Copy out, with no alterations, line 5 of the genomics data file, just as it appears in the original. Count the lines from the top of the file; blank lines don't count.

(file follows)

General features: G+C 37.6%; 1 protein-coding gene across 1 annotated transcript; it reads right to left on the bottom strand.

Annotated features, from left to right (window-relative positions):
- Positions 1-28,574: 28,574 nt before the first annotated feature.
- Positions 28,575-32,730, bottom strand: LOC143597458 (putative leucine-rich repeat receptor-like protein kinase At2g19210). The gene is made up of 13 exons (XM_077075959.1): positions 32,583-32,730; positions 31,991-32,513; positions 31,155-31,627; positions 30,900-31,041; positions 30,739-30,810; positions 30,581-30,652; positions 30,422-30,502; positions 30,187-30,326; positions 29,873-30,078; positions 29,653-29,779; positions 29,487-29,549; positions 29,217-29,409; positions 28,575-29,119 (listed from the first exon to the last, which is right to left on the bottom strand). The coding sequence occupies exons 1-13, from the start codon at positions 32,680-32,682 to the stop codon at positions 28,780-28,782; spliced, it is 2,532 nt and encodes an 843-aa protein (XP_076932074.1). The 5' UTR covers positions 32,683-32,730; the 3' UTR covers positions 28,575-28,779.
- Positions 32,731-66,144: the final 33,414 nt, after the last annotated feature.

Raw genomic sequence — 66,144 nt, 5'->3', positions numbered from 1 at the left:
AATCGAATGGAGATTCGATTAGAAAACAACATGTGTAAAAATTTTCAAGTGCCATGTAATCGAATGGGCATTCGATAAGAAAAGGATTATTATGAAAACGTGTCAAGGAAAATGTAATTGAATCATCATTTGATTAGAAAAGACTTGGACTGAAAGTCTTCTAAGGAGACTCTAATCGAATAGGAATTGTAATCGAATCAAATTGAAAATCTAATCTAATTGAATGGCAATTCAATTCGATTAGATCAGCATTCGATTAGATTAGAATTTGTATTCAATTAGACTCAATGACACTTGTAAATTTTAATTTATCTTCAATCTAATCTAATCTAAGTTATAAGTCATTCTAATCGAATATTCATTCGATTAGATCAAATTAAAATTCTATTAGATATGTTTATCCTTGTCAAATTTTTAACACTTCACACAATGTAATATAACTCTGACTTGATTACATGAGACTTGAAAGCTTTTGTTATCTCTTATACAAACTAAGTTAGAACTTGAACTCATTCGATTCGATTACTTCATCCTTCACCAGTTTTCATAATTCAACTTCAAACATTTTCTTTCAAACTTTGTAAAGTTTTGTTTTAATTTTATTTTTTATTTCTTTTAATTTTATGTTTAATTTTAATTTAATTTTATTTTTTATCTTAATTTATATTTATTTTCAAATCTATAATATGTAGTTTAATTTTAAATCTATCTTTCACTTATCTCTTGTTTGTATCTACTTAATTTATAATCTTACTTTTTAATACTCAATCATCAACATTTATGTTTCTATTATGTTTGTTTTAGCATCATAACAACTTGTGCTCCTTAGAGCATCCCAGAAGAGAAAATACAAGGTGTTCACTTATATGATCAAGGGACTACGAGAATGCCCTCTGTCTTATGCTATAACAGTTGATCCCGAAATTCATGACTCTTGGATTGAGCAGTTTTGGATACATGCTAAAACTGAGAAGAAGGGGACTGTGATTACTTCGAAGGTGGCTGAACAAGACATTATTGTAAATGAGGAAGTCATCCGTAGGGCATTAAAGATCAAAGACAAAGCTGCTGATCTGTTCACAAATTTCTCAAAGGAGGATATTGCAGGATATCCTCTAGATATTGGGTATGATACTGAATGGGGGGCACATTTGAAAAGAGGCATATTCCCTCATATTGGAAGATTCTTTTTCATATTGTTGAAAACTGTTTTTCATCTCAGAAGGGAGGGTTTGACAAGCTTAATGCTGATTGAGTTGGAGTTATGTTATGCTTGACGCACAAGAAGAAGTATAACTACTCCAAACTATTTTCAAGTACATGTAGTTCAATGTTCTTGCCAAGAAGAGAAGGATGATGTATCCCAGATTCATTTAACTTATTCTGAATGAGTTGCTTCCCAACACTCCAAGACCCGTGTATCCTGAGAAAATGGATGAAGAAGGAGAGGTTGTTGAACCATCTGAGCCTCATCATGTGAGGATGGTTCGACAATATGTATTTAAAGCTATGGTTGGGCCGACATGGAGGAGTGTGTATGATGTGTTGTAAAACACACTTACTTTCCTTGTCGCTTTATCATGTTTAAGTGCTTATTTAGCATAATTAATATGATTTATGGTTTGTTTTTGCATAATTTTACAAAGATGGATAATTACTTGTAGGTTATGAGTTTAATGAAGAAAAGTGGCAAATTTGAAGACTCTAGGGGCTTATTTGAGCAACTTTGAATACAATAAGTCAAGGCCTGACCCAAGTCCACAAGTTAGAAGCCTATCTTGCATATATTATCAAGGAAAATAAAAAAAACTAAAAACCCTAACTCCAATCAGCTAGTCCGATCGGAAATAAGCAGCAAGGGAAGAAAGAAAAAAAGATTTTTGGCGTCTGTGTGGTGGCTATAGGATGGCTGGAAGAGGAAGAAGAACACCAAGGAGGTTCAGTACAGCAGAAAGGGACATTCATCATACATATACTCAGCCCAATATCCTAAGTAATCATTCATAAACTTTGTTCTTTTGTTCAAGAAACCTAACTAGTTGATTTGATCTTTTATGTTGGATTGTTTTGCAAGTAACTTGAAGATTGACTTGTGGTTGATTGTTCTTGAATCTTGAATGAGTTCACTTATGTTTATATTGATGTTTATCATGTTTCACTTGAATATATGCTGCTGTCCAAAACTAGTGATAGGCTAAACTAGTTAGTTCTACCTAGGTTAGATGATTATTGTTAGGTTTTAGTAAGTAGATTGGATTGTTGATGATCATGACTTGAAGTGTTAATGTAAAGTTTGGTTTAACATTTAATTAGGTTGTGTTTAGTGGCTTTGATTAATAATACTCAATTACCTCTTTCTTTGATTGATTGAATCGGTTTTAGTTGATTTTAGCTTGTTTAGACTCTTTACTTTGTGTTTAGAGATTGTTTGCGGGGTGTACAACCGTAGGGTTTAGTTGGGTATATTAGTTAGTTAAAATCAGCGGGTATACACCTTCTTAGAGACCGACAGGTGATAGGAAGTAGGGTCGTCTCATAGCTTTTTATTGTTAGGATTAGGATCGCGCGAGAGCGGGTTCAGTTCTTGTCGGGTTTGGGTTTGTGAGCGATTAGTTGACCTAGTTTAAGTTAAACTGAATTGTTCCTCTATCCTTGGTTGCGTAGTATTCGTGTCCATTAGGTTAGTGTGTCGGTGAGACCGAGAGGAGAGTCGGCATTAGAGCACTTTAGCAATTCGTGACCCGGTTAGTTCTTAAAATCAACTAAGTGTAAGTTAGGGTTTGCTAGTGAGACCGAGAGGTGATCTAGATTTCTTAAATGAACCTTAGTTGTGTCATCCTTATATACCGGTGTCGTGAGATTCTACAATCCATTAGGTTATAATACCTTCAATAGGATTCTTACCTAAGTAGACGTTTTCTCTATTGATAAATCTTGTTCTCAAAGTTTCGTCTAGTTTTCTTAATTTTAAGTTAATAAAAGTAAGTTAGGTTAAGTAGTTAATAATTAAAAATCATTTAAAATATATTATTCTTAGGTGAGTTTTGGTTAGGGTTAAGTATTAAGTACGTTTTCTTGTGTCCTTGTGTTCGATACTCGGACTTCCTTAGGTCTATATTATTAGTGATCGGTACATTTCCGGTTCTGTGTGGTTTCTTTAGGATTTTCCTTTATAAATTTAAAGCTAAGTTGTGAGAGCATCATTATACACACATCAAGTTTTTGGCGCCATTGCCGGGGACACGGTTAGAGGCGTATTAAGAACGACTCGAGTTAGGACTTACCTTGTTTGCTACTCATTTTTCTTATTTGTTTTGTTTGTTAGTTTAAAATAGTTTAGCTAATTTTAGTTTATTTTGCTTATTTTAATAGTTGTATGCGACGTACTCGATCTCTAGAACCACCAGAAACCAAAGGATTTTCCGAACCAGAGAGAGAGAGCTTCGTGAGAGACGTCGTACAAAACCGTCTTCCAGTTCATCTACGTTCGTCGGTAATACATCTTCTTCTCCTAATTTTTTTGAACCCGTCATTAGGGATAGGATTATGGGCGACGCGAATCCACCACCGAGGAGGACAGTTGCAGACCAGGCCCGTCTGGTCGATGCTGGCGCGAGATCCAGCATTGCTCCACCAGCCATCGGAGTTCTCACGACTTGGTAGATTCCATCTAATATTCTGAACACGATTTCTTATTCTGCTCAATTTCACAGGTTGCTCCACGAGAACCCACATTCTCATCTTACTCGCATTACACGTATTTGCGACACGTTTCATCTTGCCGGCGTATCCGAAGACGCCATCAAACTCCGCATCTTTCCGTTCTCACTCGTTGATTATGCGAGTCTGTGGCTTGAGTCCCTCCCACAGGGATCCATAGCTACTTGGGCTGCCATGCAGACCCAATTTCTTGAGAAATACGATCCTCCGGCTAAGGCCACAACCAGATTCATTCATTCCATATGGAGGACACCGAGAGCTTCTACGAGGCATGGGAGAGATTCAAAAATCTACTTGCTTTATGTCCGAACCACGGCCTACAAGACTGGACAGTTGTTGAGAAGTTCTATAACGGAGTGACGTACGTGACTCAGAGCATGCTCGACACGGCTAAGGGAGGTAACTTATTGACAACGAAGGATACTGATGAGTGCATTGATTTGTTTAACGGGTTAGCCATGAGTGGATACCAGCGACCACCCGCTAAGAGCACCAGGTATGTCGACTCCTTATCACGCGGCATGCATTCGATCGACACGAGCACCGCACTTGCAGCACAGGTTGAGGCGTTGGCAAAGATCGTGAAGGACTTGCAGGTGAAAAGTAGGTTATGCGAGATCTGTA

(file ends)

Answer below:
- Positions 32,731-66,144: the final 33,414 nt, after the last annotated feature.